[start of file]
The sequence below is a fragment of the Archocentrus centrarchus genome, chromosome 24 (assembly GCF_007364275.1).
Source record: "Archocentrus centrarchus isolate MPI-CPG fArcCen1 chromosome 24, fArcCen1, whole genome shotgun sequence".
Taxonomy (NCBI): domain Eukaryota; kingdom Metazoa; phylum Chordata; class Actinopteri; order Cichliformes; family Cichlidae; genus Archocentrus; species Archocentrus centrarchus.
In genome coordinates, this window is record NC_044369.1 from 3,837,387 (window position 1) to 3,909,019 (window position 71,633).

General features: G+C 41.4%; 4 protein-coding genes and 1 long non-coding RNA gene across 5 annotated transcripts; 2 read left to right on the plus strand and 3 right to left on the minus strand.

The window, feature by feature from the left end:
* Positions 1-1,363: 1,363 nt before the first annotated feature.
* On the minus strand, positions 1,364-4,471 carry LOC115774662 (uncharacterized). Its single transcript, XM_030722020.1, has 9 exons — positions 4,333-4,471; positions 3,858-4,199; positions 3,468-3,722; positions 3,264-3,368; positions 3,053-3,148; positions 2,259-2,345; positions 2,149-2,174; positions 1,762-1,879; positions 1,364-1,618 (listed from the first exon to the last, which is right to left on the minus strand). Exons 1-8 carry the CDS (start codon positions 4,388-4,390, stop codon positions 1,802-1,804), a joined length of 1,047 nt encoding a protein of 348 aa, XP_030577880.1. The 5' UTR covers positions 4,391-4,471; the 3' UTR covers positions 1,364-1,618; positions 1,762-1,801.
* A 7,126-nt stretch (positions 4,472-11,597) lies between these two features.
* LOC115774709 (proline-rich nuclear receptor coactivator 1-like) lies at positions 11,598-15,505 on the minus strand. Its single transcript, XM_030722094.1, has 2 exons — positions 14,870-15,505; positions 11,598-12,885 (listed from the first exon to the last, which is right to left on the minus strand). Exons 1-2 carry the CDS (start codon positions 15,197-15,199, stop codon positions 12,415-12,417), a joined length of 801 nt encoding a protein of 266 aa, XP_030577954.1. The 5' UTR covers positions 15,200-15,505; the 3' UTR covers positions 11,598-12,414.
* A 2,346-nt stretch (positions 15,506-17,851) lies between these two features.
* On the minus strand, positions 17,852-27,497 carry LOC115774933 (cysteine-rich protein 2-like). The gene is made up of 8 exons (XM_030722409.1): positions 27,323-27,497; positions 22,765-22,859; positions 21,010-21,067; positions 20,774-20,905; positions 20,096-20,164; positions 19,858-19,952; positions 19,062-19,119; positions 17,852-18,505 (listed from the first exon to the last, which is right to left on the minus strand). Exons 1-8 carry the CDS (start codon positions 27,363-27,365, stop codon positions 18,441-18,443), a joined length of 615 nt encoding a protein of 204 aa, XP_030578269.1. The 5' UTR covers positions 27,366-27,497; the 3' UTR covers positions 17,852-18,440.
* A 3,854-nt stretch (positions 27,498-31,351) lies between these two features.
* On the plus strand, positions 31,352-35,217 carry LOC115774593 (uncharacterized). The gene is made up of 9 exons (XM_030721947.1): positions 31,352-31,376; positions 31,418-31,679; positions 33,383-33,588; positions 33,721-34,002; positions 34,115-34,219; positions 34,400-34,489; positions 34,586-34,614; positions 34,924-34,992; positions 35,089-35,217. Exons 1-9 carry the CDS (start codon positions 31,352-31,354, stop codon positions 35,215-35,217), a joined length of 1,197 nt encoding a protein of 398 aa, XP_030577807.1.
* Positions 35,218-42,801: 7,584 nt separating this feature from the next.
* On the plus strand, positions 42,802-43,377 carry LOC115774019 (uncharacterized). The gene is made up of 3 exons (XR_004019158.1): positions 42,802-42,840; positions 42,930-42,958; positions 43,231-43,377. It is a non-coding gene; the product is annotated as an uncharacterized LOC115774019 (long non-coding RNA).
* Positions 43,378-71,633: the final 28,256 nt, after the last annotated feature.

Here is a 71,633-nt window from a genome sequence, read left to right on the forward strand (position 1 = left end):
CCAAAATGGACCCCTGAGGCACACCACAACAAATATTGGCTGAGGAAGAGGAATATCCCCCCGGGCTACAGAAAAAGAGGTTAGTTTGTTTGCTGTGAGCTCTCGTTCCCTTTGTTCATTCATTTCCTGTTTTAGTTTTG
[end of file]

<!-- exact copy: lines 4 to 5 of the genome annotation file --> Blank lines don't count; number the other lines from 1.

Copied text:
In genome coordinates, this window is record NC_044369.1 from 3,837,387 (window position 1) to 3,909,019 (window position 71,633).

General features: G+C 41.4%; 4 protein-coding genes and 1 long non-coding RNA gene across 5 annotated transcripts; 2 read left to right on the plus strand and 3 right to left on the minus strand.